CES 2020 ‘Women In Tech Power Break’: Taking our ‘10 recommendations to make disruption work in the next decade’ global

CES 2020 ‘Women In Tech Power Break’: Taking our ‘10 recommendations to make disruption work in the next decade’ global
SparkOptimus Team
Written by
Vivian Schobben
The SparkOptimus Blog Team
January 8, 2020

The day after our CES 2020 ‘Disruption Dinner’ (read more here), we continued the discussion on our ‘10 recommendations to make disruption work in the next decade’ during the second edition of our ‘Women In Tech Power Break’. Following the overwhelmingly positive response received from the pilot during CES Unveiled Amsterdam, our managing partner Alexandra Jankovich had once again been given the platform to moderate an energetic and insightful discussion, bringing together the smart minds of women (and some men).

Five truly inspiring panelists shared their thoughts on what bold steps can be taken now to make disruption work in the next decade, to improve the lives of people and their surroundings:

  • Corinne Vigreux (Co-founder TomTom, founder CODAM coding college): “We need to train a more diverse and inclusive workforce. As private sector, we see what is needed and we have a responsibility to take action. That is why I started CODAM Coding College in Amsterdam to provide accessible and innovative education and to help build the workforce of tomorrow.
  • Kat Borlongan (Director La French Tech, French Ministry of Economy and Finance): “As the French government, we want to lead by example. We take a portfolio approach to our startup ecosystem by pre-selected 120 fast growing companies and supporting them in scaling. Our open invitation for international talent to come to France to join, launch or invest in a French startup is unique in the world.”
  • Sandy Carter (Vice President Amazon Web Services): “Ask more questions! Research shows that innovators ask a hundred questions per day as opposed to most of us who ask seven. If we only double that amount, we become more innovative as a society. Learn and be curious – one of Amazon’s principles – is essential for continuous learning.”
  • Bridget Karlin (Chief Technology Officer IBM): “50% of Fortune 500 companies will vanish in the next decade. If you don’t become a disruptor yourself, you are out. An open innovation ecosystem is the new paradigm.”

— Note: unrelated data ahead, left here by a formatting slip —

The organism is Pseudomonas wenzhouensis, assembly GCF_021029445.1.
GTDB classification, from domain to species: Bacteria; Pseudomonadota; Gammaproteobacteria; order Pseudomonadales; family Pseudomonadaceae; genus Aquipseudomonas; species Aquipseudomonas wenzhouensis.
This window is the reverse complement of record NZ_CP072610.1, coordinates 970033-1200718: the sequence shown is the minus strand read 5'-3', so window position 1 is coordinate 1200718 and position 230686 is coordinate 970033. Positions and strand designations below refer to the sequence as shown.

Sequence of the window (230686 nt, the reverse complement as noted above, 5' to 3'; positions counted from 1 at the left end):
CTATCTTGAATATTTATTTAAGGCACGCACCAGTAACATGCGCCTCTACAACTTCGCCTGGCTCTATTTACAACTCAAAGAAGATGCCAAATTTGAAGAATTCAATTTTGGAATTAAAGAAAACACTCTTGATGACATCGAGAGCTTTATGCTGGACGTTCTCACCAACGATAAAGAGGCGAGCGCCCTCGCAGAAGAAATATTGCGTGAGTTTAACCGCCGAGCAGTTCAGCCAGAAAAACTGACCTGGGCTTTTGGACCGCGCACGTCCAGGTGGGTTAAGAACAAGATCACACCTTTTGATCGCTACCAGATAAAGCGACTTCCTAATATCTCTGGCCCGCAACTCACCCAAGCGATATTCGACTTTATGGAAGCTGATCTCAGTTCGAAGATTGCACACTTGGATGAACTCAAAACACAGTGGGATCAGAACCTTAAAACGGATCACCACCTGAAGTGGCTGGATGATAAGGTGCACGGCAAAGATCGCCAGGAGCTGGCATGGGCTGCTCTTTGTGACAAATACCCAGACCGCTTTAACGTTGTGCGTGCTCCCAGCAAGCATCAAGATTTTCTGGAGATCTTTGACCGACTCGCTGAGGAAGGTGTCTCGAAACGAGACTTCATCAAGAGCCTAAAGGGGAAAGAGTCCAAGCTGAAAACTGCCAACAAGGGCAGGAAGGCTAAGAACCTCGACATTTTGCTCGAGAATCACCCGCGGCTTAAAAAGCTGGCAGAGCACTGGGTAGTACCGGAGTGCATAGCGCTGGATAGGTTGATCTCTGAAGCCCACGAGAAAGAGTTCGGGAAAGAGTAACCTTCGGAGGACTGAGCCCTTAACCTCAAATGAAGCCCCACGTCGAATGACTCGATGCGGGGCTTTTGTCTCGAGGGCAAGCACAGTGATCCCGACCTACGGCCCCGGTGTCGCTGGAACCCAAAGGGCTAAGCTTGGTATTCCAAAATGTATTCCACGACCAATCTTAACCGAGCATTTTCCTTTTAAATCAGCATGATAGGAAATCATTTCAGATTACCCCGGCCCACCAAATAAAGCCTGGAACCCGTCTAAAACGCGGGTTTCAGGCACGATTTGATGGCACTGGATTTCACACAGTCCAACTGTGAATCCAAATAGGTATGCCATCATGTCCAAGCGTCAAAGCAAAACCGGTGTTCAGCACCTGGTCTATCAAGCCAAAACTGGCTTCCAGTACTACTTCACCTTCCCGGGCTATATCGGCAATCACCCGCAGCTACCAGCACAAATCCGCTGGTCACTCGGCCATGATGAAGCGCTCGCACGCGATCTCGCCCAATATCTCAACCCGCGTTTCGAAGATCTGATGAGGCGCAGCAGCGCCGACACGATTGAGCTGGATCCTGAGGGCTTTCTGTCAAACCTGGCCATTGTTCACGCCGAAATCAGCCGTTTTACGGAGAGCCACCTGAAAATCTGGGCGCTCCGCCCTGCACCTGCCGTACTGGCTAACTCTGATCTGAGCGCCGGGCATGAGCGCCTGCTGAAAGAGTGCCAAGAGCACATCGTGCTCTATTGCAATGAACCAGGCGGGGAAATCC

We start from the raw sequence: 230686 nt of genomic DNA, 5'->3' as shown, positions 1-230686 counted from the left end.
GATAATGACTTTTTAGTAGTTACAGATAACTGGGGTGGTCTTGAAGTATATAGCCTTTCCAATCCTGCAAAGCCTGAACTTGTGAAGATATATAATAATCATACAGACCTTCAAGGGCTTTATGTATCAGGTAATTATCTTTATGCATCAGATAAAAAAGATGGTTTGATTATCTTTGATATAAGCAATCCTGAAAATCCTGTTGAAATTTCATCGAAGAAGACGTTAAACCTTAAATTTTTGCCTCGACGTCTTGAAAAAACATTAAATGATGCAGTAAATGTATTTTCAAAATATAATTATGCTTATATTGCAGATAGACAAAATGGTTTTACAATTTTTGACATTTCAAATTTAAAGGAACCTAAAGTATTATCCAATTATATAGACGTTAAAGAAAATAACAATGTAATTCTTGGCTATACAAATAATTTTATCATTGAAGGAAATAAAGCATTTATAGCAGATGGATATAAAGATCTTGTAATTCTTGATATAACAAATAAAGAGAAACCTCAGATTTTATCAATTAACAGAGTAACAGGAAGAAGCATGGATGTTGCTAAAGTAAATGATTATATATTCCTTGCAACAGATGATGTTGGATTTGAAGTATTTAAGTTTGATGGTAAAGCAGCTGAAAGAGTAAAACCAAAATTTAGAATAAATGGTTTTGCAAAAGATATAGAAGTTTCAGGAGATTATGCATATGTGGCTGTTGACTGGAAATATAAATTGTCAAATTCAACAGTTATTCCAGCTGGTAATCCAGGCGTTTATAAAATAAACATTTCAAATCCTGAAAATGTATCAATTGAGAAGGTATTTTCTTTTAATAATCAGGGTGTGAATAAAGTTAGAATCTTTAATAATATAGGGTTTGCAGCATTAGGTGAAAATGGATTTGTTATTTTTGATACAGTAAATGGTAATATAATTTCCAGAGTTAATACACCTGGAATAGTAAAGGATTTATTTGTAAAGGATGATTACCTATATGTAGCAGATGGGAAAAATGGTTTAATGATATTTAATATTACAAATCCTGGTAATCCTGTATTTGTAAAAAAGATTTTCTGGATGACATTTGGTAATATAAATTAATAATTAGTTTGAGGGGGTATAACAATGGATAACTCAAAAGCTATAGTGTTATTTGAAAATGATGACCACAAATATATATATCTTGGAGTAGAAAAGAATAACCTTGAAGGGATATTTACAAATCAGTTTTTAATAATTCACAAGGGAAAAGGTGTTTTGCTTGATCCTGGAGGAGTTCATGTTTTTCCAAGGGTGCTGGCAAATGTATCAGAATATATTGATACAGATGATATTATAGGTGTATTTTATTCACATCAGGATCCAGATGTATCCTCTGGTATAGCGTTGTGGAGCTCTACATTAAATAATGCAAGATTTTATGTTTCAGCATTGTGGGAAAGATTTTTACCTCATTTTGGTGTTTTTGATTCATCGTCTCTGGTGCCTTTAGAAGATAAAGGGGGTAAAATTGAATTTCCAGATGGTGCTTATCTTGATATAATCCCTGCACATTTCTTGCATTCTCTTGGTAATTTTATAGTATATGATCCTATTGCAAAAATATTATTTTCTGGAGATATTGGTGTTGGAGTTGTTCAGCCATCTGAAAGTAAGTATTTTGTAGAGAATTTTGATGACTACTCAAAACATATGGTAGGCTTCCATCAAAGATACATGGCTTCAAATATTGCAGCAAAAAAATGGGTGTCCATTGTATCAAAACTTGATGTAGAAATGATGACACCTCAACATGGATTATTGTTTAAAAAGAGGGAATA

• Charlotte Kjellander (Research Manager Holst Centre/TNO): “The purpose of our smart wearables is to improve people’s lives. An example is our relax shirt, which reminds workers to take breaks regularly to prevent burnout. We also develop well-designed human-centric healthcare concepts.

Based on questions from the female entrepreneurs in the audience, the panel stated that female-founded companies are 15% more profitable, while they receive 40% less funding than male-founded companies. They shared advice on how to improve this, starting with the basics of being a good entrepreneur (e.g. find a paying customer, differentiate, build a good team). Female entrepreneurs in particular need to learn to reverse the negative questions they are often asked by investors into positive answers.

Read or download our booklet ‘10 recommendations to make disruption work’ here. If you want to stay up-to-date events like these in the future, you can follow us here.

CES 2020 is the world’s largest tech show with 175,000 industry professionals, from over 160 countries. It has served as the proving ground for innovators and breakthrough technologies for 50 years. The Netherlands was at CES with 70 exhibitors varying from young startups to corporates like Philips, TomTom and NXP.

The pilot of the CTA initiative ‘Women In Tech Power Break’ took place during CES Unveiled Amsterdam last October. There, SparkOptimus mobilized 100+ influential women in business & government to make disruption work. This culminated in the handing over of a manifesto to State Secretary Mona Keijzer, CEO CES Karen Chupka and Achmea board member Lidwien Suur. Read our blog or watch the aftermovie here.